Here’s part 2 of Mother’s Milk. I also recommend going back and rereading part 1, as I made some corrections. The lead character is now 13, not 8.
For the next two weeks, life was uneventful upon the ship. I tried to hide from the pain of losing loved ones back home, as well as my home, by watching performances in the theaters, and watching movies and shows from the monitor in my room. When I wasn’t rotting my brain away with media, I was hanging out in the garden. Under the circumstances, things were going as well as they could. I mean, at least I had my remaining family.
Then the accident happened.
One of the programmers aboard the ship went mad and hacked into one of the security robots. Instead of a security bot protecting us from potential psychos, we had a monster spinning around on wheels, firing lasers from its four slot canon. This happened when many of us were dining in the cafeteria. Everybody ducked for cover, hiding under tables and behind the counters. Some even tried to crawl in the cabinets. I can never forget cowering with my mom and my sister underneath one of the cabinet drawers. We had to toss out bowls, plates, and pans to fit in. As we huddled together like frightened kittens, I couldn’t help but think about those eyes. They burned red like fire but were as cold as the metal shell that they resided in.
Sitting not far from us was another woman, crying. Even in the darkness of the cabinet I could make her features out clearly. She had striking curly, blond hair and light blue eyes. She was a woman I would grow to hate.
“What’s wrong?” my mom asked her.
“I can’t find my daughter,” the woman said. “I told her to stay close to me, but she’s lost out there somewhere.”
“What does she look like?”
The woman brought out a tablet and pressed a button on it, causing a small holographic image of her daughter to appear. The woman tried not to cry but she lost it. “She means the world to me. She’s the only family I have left. I’m so frightened.”
“Calm down,” shushed my mom. The electronic buzz of the security bot could be heard as it wheeled closer to the cabinet we were hiding under.
When the security bot wheeled away, the woman mustered up courage that she had lost previously. “I’m going to save my daughter or die trying,” she said defiantly. That would have been well and good had she not slipped on the slick floor where wine was spilled from a bottle blasted from a laser. She was out cold.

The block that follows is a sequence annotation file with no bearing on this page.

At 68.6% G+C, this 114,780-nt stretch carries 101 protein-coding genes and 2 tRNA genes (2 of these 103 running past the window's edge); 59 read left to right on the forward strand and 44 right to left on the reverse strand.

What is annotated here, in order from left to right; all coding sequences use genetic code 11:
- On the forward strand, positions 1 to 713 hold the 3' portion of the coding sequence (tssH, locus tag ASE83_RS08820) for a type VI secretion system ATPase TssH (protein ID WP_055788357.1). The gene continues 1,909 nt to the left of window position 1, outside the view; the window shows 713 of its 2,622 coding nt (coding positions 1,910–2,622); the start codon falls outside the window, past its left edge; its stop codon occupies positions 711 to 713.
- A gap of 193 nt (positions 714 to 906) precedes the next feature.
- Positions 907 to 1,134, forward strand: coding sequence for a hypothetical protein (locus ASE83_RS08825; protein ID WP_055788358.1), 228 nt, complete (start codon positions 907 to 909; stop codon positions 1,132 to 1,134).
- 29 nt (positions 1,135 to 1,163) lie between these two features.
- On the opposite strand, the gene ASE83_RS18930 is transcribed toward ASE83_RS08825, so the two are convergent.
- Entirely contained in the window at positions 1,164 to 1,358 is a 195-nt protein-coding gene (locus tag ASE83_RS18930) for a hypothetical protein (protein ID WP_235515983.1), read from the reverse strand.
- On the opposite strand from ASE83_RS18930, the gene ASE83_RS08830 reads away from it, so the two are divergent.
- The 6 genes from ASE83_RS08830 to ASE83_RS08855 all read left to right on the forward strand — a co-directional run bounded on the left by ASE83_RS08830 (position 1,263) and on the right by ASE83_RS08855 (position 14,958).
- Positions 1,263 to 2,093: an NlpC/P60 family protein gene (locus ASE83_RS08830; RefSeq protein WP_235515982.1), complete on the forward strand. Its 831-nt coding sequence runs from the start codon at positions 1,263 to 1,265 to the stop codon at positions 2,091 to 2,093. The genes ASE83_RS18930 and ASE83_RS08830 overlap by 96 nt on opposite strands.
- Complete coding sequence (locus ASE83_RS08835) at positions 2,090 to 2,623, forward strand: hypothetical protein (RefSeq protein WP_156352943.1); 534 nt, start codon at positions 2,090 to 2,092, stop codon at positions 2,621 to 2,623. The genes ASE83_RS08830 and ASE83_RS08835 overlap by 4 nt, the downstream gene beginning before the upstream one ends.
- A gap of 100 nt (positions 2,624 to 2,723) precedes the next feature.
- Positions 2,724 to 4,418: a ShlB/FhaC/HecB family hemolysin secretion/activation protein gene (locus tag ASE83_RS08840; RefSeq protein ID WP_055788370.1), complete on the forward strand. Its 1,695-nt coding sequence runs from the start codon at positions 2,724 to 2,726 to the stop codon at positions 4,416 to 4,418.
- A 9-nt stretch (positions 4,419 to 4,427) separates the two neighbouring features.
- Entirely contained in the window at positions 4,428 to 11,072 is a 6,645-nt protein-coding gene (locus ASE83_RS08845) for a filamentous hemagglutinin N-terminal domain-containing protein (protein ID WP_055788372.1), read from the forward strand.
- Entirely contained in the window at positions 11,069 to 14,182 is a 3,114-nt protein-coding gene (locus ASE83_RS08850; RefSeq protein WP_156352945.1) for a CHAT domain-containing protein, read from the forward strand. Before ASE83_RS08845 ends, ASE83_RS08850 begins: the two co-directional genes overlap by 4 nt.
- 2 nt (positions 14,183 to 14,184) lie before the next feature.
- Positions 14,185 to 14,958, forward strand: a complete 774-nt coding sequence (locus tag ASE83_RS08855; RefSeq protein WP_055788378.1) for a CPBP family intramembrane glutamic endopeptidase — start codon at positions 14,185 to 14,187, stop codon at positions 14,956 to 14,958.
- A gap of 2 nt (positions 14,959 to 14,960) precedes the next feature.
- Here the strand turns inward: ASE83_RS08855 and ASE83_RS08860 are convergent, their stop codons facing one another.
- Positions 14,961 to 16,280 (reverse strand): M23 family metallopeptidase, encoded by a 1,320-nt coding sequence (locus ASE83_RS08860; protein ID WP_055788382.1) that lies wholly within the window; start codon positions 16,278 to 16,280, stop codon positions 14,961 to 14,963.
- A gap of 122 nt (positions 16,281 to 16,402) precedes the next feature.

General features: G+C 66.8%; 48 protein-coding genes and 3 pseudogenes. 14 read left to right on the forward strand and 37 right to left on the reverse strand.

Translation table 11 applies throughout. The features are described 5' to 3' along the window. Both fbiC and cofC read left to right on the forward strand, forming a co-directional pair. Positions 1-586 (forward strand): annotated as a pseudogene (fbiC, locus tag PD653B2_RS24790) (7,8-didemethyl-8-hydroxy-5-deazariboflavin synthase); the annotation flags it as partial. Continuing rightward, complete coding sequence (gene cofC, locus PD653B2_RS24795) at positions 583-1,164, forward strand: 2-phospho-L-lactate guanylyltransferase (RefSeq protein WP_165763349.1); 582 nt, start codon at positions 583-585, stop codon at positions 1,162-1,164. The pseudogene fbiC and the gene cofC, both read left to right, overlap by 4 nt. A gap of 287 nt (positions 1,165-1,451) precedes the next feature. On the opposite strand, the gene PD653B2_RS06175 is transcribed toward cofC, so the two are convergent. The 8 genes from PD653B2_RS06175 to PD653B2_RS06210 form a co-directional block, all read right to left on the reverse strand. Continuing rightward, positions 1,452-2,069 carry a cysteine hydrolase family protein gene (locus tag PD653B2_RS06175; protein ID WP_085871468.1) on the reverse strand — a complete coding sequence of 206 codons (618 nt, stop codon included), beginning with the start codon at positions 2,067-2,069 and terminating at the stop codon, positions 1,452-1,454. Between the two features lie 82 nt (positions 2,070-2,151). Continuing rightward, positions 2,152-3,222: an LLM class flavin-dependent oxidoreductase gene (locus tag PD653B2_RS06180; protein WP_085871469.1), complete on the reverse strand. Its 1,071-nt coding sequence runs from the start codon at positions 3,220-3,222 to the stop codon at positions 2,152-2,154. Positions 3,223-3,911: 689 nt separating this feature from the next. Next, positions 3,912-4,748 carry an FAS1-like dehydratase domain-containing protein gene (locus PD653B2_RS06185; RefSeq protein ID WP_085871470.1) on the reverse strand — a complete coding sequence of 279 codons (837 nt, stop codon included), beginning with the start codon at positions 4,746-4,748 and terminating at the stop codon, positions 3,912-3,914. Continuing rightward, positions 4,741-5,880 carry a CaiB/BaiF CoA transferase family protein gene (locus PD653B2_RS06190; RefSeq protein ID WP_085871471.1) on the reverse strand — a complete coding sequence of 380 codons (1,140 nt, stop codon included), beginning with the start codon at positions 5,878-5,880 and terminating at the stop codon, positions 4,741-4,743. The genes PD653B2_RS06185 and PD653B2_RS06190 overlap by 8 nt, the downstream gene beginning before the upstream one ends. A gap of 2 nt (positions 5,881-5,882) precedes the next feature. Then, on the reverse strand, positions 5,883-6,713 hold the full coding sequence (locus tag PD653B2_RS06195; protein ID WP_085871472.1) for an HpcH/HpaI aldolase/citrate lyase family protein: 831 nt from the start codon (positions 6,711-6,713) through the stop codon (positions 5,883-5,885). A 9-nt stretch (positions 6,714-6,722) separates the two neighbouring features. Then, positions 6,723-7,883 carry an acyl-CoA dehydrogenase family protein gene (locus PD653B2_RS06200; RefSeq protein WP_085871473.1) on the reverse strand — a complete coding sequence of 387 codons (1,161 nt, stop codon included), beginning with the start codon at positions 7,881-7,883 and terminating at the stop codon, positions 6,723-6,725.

This was the moment I can pinpoint when my life fell apart.
“I need you two to stay here,” my mom told the both us. “Takeshi,” she directed her attention to me, “whatever happens I need you to look after your sister.”
We implored her to stay but to no avail. It’s funny how time is relative. It took her only a couple of minutes to find the woman’s daughter cowering under one of the tables, but to my sister and me it felt like an eternity. When my mom found the girl the security robot had its four barreled blaster aimed at her. There is no doubt that she would have been killed had not my mom grabbed the girl and took the blast to her back instead.
The guards came right after my mom was shot, and blasted the robot into pieces. There arrival was too late, as twenty people had been killed. A guard found Nabiki and I and asked if were okay. We were anything but okay.
Later on there was a court-martial for the rogue programmer. He had done what he had done out of madness of the idea of losing his home back on earth and having to be stuck for years in space. He had overridden the computer system, making it hard for the other programmers to break the code in time. He was given the death penalty by being shot out of the airlock into the vacuum of space.
As for my sister and I, we were ushered back to our room where a few of the guards and a few of the staff stayed by our side to comfort us. There comfort couldn’t help. It was bad enough that we had lost our dad a year ago. To lose our mom was beyond devastating.